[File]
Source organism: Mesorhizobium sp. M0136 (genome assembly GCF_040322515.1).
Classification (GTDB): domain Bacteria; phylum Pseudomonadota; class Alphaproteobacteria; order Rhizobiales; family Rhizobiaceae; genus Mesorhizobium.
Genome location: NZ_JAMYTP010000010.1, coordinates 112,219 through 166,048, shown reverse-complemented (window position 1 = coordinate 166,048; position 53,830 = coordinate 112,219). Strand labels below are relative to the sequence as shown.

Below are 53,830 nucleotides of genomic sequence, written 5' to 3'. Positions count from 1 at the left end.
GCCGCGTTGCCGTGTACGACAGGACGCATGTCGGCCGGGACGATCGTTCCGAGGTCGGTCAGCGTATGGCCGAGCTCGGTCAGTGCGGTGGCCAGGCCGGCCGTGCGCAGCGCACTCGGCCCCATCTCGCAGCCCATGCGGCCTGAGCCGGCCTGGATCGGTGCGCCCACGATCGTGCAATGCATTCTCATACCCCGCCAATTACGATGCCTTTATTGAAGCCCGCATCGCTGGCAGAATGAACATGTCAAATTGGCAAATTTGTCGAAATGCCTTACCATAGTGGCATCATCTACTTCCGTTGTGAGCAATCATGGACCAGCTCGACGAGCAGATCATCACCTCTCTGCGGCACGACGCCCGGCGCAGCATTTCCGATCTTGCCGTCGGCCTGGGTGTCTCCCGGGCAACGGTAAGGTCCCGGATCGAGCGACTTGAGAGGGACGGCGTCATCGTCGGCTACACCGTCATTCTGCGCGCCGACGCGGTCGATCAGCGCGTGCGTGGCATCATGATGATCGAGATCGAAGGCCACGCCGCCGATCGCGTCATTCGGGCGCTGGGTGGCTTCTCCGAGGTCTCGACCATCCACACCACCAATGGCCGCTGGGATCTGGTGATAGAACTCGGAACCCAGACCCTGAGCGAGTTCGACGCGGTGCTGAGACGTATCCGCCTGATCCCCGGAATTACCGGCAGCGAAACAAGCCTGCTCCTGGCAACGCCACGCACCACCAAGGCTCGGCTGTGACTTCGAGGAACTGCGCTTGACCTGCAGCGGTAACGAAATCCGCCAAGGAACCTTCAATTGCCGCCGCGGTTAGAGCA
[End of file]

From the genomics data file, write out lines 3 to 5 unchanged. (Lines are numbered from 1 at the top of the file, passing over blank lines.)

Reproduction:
Genome location: NZ_JAMYTP010000010.1, coordinates 112,219 through 166,048, shown reverse-complemented (window position 1 = coordinate 166,048; position 53,830 = coordinate 112,219). Strand labels below are relative to the sequence as shown.

Below are 53,830 nucleotides of genomic sequence, written 5' to 3'. Positions count from 1 at the left end.
GCCGCGTTGCCGTGTACGACAGGACGCATGTCGGCCGGGACGATCGTTCCGAGGTCGGTCAGCGTATGGCCGAGCTCGGTCAGTGCGGTGGCCAGGCCGGCCGTGCGCAGCGCACTCGGCCCCATCTCGCAGCCCATGCGGCCTGAGCCGGCCTGGATCGGTGCGCCCACGATCGTGCAATGCATTCTCATACCCCGCCAATTACGATGCCTTTATTGAAGCCCGCATCGCTGGCAGAATGAACATGTCAAATTGGCAAATTTGTCGAAATGCCTTACCATAGTGGCATCATCTACTTCCGTTGTGAGCAATCATGGACCAGCTCGACGAGCAGATCATCACCTCTCTGCGGCACGACGCCCGGCGCAGCATTTCCGATCTTGCCGTCGGCCTGGGTGTCTCCCGGGCAACGGTAAGGTCCCGGATCGAGCGACTTGAGAGGGACGGCGTCATCGTCGGCTACACCGTCATTCTGCGCGCCGACGCGGTCGATCAGCGCGTGCGTGGCATCATGATGATCGAGATCGAAGGCCACGCCGCCGATCGCGTCATTCGGGCGCTGGGTGGCTTCTCCGAGGTCTCGACCATCCACACCACCAATGGCCGCTGGGATCTGGTGATAGAACTCGGAACCCAGACCCTGAGCGAGTTCGACGCGGTGCTGAGACGTATCCGCCTGATCCCCGGAATTACCGGCAGCGAAACAAGCCTGCTCCTGGCAACGCCACGCACCACCAAGGCTCGGCTGTGACTTCGAGGAACTGCGCTTGACCTGCAGCGGTAACGAAATCCGCCAAGGAACCTTCAATTGCCGCCGCGGTTAGAGCA